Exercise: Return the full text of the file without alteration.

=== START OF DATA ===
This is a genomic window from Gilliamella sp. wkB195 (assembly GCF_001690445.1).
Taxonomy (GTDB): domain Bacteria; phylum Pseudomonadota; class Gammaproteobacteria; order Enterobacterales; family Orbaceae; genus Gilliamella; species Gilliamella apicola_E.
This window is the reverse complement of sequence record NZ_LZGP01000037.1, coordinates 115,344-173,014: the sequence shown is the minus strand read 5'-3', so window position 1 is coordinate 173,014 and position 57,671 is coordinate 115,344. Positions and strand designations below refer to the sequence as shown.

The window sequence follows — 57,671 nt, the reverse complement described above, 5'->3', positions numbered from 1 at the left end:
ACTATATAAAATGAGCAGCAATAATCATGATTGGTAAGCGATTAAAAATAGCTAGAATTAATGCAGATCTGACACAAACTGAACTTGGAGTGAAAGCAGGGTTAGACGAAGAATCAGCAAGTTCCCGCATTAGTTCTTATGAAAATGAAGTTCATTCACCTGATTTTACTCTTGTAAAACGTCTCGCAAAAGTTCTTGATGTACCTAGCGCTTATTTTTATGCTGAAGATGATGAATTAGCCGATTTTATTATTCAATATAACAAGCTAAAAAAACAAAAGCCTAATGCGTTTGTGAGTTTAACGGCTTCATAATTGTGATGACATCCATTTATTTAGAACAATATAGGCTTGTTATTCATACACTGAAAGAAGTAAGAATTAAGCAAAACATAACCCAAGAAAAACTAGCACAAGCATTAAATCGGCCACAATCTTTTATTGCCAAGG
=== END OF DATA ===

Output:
This is a genomic window from Gilliamella sp. wkB195 (assembly GCF_001690445.1).
Taxonomy (GTDB): domain Bacteria; phylum Pseudomonadota; class Gammaproteobacteria; order Enterobacterales; family Orbaceae; genus Gilliamella; species Gilliamella apicola_E.
This window is the reverse complement of sequence record NZ_LZGP01000037.1, coordinates 115,344-173,014: the sequence shown is the minus strand read 5'-3', so window position 1 is coordinate 173,014 and position 57,671 is coordinate 115,344. Positions and strand designations below refer to the sequence as shown.

The window sequence follows — 57,671 nt, the reverse complement described above, 5'->3', positions numbered from 1 at the left end:
ACTATATAAAATGAGCAGCAATAATCATGATTGGTAAGCGATTAAAAATAGCTAGAATTAATGCAGATCTGACACAAACTGAACTTGGAGTGAAAGCAGGGTTAGACGAAGAATCAGCAAGTTCCCGCATTAGTTCTTATGAAAATGAAGTTCATTCACCTGATTTTACTCTTGTAAAACGTCTCGCAAAAGTTCTTGATGTACCTAGCGCTTATTTTTATGCTGAAGATGATGAATTAGCCGATTTTATTATTCAATATAACAAGCTAAAAAAACAAAAGCCTAATGCGTTTGTGAGTTTAACGGCTTCATAATTGTGATGACATCCATTTATTTAGAACAATATAGGCTTGTTATTCATACACTGAAAGAAGTAAGAATTAAGCAAAACATAACCCAAGAAAAACTAGCACAAGCATTAAATCGGCCACAATCTTTTATTGCCAAGG